The case for still studying abroad

Posted by Neal Schwartz on January 25, 2022

In our current context, the last thing students might be thinking about is the possibility of studying abroad in college. But after semesters of halted study abroad programs, now is the time to start thinking about it again. From the get-go, students interested in studying abroad should state so in their applications right away, and let the logistics follow suit.

For colleges that offer their own study abroad programs and those that partner with independent study abroad programs, students are given the chance to spend a semester in another country taking classes and immersing themselves in the local culture and language. It might just be what they need right about now to help rebound the morale after the world came to a stop. It’s important for students to gain new perspectives through these experiences, which are becoming newly accessible.

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Topics: study abroad, college counseling, college freshman, high school senior, college sophomore, college plans, resilience

How to Navigate the Merit Aid Puzzle

Posted by Neal Schwartz on January 11, 2022

When it comes to financial aid, all situations are different. There is no formula to perfectly predict what you’ll get, because a common misconception is that financial aid is the same from all schools. It isn’t. Factors that play into financial aid distribution are Early Decision, private versus public universities and school ranking.

Early Decision has always been a way for colleges to increase their student yield. When students apply early, they show their commitment to a school and a school can be sure that they will attend if accepted. As noted in our previous blogs, recent test optional policies have also increased the number of applications. However, even though this option seems uniquely beneficial on both sides, colleges with Early Decision programs are not necessarily motivated to communicate that if the aid package doesn’t suit a family, they can disengage from the binding agreement.

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Topics: early decision, Financial Aid, college counseling, high school senior, fafsa, high school junior, college finances, college financial situation, college sophomore, college plans, choosing a major, Fin Aid Calculator

In a changing world, what is the best major to choose?

Posted by Neal Schwartz on December 22, 2021

Happy Holidays!  

This message comes to you with the hope that this holiday break gives you a chance to explore, spend time with family and friends (safely, of course) and get your batteries re-charged.  After the charging, it can also be a great time for students to ponder their future without the distraction of studying for the next test or assignment and where they can think freely.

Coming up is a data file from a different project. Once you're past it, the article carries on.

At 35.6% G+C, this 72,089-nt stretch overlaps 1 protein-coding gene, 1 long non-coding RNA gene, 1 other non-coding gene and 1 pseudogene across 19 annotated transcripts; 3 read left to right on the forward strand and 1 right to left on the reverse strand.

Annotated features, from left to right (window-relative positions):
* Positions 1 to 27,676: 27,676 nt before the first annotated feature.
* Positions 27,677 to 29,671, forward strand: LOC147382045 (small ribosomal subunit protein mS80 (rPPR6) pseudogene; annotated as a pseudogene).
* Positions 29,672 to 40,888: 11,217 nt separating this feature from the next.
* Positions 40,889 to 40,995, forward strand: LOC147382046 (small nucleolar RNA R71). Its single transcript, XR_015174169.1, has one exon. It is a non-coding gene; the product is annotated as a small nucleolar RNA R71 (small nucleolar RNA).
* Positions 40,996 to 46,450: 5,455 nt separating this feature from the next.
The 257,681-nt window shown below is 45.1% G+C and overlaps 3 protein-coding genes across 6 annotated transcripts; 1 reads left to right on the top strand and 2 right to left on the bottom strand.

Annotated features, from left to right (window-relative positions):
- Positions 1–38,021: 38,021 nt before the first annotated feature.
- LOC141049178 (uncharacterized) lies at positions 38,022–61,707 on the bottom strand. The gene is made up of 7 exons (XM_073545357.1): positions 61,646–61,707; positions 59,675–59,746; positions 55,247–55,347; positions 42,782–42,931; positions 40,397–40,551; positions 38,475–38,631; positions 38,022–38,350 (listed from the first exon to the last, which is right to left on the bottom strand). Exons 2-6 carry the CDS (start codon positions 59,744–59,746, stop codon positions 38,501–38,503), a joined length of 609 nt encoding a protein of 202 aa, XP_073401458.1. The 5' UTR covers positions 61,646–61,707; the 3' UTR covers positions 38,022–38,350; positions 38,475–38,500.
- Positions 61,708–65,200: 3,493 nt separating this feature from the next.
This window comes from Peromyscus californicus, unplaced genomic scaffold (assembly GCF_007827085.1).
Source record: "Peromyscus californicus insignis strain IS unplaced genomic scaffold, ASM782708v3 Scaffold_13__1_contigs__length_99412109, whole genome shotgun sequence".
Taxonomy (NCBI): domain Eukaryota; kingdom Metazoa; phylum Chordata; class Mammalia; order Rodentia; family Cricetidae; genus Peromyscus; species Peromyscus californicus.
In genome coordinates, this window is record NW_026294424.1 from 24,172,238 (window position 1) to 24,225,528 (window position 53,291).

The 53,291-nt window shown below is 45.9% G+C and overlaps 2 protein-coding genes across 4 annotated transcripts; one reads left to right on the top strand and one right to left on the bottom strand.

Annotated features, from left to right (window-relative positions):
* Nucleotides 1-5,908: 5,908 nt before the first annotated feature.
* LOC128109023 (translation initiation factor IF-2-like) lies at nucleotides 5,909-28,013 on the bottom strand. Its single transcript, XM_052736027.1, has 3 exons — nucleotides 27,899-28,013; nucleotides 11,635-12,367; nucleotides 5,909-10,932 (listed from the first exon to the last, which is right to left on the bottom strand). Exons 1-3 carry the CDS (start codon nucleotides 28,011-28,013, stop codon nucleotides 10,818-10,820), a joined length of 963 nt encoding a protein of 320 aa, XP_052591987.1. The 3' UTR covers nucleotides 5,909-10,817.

The last two years has given pretty much everyone a wake-up call. The pandemic has made us question, evaluate and re-prioritize what is really important in life. This time can be especially challenging for those who are on the brink of deciding what they want to do with their lives: future college students.

While universities often advertise the diversity of fields available for first-years to explore, having that wide of a choice can be even more intimidating when certain fields may seem no longer relevant in the present context. Being a Classics major or English major might be a lot less justified in our technological, health-focused new world. So how can we help students find a balance between passion and practicality?

First of all, it’s important to remember that even though the emphasis may be more focused on science, technology and healthcare, that’s not to say that other fields are not worth going into. If everyone decided to focus on these three paths, then what would happen to the arts and humanities? Here are a few things to consider when choosing the right major for today’s context.

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Topics: college preparation, college counseling, international college students, high school senior, high school junior, college sophomore, regular decision, college plans, choosing a major, skills, lifestyle, science, technology, S.T.E.M., S.T.E.A.M.

Why being undecided isn't necessarily a bad thing

Posted by Neal Schwartz on October 26, 2021

In some ways, our culture measures success in one’s ability to be decisive. These people are those that have always known they’ve wanted to be teachers or doctors or politicians since they were kids. It’s easy to think that the people in this category have a clear advantage in life. They know what they want to do and they’re often very prepared to follow their path, and successful. However, this is not the reality for many students. Why? Because our culture has changed. Our times are increasingly uncertain, pressure and competition in college admissions is higher than ever, and the amount of choice can be overwhelming.

So it’s not only okay to be undecided; it’s completely natural. But it’s not an excuse for being lazy. Being undecided doesn’t necessarily mean being unfocused.

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Topics: college preparation, college major, college counseling, college freshman, high school senior, high school junior, college sophomore, choosing a college major, undecided, career choice


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